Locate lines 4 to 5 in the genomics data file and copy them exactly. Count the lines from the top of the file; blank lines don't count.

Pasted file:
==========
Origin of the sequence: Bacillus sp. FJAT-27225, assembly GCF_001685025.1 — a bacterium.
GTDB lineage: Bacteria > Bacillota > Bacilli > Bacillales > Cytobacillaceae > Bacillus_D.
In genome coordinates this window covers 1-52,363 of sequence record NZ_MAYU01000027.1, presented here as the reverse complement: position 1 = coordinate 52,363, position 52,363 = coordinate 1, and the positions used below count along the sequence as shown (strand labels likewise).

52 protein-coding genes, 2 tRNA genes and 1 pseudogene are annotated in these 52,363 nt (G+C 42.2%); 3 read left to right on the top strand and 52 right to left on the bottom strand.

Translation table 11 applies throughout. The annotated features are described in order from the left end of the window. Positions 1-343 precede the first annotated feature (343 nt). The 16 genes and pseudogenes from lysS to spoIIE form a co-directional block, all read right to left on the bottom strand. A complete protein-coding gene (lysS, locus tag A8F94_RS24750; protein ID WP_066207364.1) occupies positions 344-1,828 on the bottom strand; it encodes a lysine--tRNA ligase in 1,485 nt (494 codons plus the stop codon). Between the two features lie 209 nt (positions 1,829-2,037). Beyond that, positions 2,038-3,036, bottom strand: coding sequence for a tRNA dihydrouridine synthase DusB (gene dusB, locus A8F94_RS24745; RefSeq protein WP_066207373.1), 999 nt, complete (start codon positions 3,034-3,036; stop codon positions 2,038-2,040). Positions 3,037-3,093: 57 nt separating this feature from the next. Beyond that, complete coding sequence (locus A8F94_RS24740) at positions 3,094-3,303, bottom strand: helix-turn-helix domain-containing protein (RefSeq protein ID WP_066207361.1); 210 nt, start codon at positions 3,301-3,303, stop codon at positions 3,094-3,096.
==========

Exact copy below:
52 protein-coding genes, 2 tRNA genes and 1 pseudogene are annotated in these 52,363 nt (G+C 42.2%); 3 read left to right on the top strand and 52 right to left on the bottom strand.

Translation table 11 applies throughout. The annotated features are described in order from the left end of the window. Positions 1-343 precede the first annotated feature (343 nt). The 16 genes and pseudogenes from lysS to spoIIE form a co-directional block, all read right to left on the bottom strand. A complete protein-coding gene (lysS, locus tag A8F94_RS24750; protein ID WP_066207364.1) occupies positions 344-1,828 on the bottom strand; it encodes a lysine--tRNA ligase in 1,485 nt (494 codons plus the stop codon). Between the two features lie 209 nt (positions 1,829-2,037). Beyond that, positions 2,038-3,036, bottom strand: coding sequence for a tRNA dihydrouridine synthase DusB (gene dusB, locus A8F94_RS24745; RefSeq protein WP_066207373.1), 999 nt, complete (start codon positions 3,034-3,036; stop codon positions 2,038-2,040). Positions 3,037-3,093: 57 nt separating this feature from the next. Beyond that, complete coding sequence (locus A8F94_RS24740) at positions 3,094-3,303, bottom strand: helix-turn-helix domain-containing protein (RefSeq protein ID WP_066207361.1); 210 nt, start codon at positions 3,301-3,303, stop codon at positions 3,094-3,096.